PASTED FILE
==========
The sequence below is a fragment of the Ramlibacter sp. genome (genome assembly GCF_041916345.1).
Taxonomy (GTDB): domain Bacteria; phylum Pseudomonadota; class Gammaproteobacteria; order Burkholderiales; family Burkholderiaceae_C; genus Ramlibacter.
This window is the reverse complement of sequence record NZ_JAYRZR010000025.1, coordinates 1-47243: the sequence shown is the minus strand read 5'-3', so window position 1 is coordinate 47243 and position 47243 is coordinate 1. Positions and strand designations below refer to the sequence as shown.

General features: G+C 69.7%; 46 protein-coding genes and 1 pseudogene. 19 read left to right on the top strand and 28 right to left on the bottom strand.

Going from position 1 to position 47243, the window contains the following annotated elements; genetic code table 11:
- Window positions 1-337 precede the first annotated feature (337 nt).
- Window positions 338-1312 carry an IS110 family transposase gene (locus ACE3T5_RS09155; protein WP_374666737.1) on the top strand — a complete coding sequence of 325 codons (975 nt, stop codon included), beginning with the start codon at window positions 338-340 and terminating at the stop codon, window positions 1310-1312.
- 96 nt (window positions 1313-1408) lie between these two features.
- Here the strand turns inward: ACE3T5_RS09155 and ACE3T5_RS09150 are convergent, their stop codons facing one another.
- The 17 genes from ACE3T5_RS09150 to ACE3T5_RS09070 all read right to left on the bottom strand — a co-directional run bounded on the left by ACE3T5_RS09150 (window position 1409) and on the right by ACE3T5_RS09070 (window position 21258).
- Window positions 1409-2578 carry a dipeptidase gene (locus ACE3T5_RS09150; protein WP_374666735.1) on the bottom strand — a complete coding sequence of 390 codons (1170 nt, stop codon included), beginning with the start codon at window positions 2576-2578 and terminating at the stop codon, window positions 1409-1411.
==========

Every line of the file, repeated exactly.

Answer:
The sequence below is a fragment of the Ramlibacter sp. genome (genome assembly GCF_041916345.1).
Taxonomy (GTDB): domain Bacteria; phylum Pseudomonadota; class Gammaproteobacteria; order Burkholderiales; family Burkholderiaceae_C; genus Ramlibacter.
This window is the reverse complement of sequence record NZ_JAYRZR010000025.1, coordinates 1-47243: the sequence shown is the minus strand read 5'-3', so window position 1 is coordinate 47243 and position 47243 is coordinate 1. Positions and strand designations below refer to the sequence as shown.

General features: G+C 69.7%; 46 protein-coding genes and 1 pseudogene. 19 read left to right on the top strand and 28 right to left on the bottom strand.

Going from position 1 to position 47243, the window contains the following annotated elements; genetic code table 11:
- Window positions 1-337 precede the first annotated feature (337 nt).
- Window positions 338-1312 carry an IS110 family transposase gene (locus ACE3T5_RS09155; protein WP_374666737.1) on the top strand — a complete coding sequence of 325 codons (975 nt, stop codon included), beginning with the start codon at window positions 338-340 and terminating at the stop codon, window positions 1310-1312.
- 96 nt (window positions 1313-1408) lie between these two features.
- Here the strand turns inward: ACE3T5_RS09155 and ACE3T5_RS09150 are convergent, their stop codons facing one another.
- The 17 genes from ACE3T5_RS09150 to ACE3T5_RS09070 all read right to left on the bottom strand — a co-directional run bounded on the left by ACE3T5_RS09150 (window position 1409) and on the right by ACE3T5_RS09070 (window position 21258).
- Window positions 1409-2578 carry a dipeptidase gene (locus ACE3T5_RS09150; protein WP_374666735.1) on the bottom strand — a complete coding sequence of 390 codons (1170 nt, stop codon included), beginning with the start codon at window positions 2576-2578 and terminating at the stop codon, window positions 1409-1411.